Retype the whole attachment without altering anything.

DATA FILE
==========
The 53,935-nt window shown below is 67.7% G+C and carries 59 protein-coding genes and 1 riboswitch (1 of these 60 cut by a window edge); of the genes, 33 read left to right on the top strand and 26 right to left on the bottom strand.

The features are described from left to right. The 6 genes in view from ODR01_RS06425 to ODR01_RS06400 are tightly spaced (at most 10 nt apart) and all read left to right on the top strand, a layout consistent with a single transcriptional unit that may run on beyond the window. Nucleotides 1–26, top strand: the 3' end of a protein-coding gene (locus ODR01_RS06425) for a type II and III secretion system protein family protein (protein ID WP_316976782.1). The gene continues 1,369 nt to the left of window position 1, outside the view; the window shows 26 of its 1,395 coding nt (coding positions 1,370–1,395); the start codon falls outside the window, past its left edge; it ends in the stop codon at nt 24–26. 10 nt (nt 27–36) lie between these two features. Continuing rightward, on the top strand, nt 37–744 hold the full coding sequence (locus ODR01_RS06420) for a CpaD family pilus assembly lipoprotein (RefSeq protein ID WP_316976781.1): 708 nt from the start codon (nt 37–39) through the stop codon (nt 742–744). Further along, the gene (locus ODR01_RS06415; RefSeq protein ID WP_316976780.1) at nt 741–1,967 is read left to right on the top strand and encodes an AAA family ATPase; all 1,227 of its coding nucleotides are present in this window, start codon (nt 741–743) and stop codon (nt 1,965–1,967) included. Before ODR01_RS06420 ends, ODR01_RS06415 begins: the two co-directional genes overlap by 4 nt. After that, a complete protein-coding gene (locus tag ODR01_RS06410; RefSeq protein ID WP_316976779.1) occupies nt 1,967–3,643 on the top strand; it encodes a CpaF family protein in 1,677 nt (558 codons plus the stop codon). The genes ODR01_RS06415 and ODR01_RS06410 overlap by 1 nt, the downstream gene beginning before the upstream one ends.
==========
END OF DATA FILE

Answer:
The 53,935-nt window shown below is 67.7% G+C and carries 59 protein-coding genes and 1 riboswitch (1 of these 60 cut by a window edge); of the genes, 33 read left to right on the top strand and 26 right to left on the bottom strand.

The features are described from left to right. The 6 genes in view from ODR01_RS06425 to ODR01_RS06400 are tightly spaced (at most 10 nt apart) and all read left to right on the top strand, a layout consistent with a single transcriptional unit that may run on beyond the window. Nucleotides 1–26, top strand: the 3' end of a protein-coding gene (locus ODR01_RS06425) for a type II and III secretion system protein family protein (protein ID WP_316976782.1). The gene continues 1,369 nt to the left of window position 1, outside the view; the window shows 26 of its 1,395 coding nt (coding positions 1,370–1,395); the start codon falls outside the window, past its left edge; it ends in the stop codon at nt 24–26. 10 nt (nt 27–36) lie between these two features. Continuing rightward, on the top strand, nt 37–744 hold the full coding sequence (locus ODR01_RS06420) for a CpaD family pilus assembly lipoprotein (RefSeq protein ID WP_316976781.1): 708 nt from the start codon (nt 37–39) through the stop codon (nt 742–744). Further along, the gene (locus ODR01_RS06415; RefSeq protein ID WP_316976780.1) at nt 741–1,967 is read left to right on the top strand and encodes an AAA family ATPase; all 1,227 of its coding nucleotides are present in this window, start codon (nt 741–743) and stop codon (nt 1,965–1,967) included. Before ODR01_RS06420 ends, ODR01_RS06415 begins: the two co-directional genes overlap by 4 nt. After that, a complete protein-coding gene (locus tag ODR01_RS06410; RefSeq protein ID WP_316976779.1) occupies nt 1,967–3,643 on the top strand; it encodes a CpaF family protein in 1,677 nt (558 codons plus the stop codon). The genes ODR01_RS06415 and ODR01_RS06410 overlap by 1 nt, the downstream gene beginning before the upstream one ends.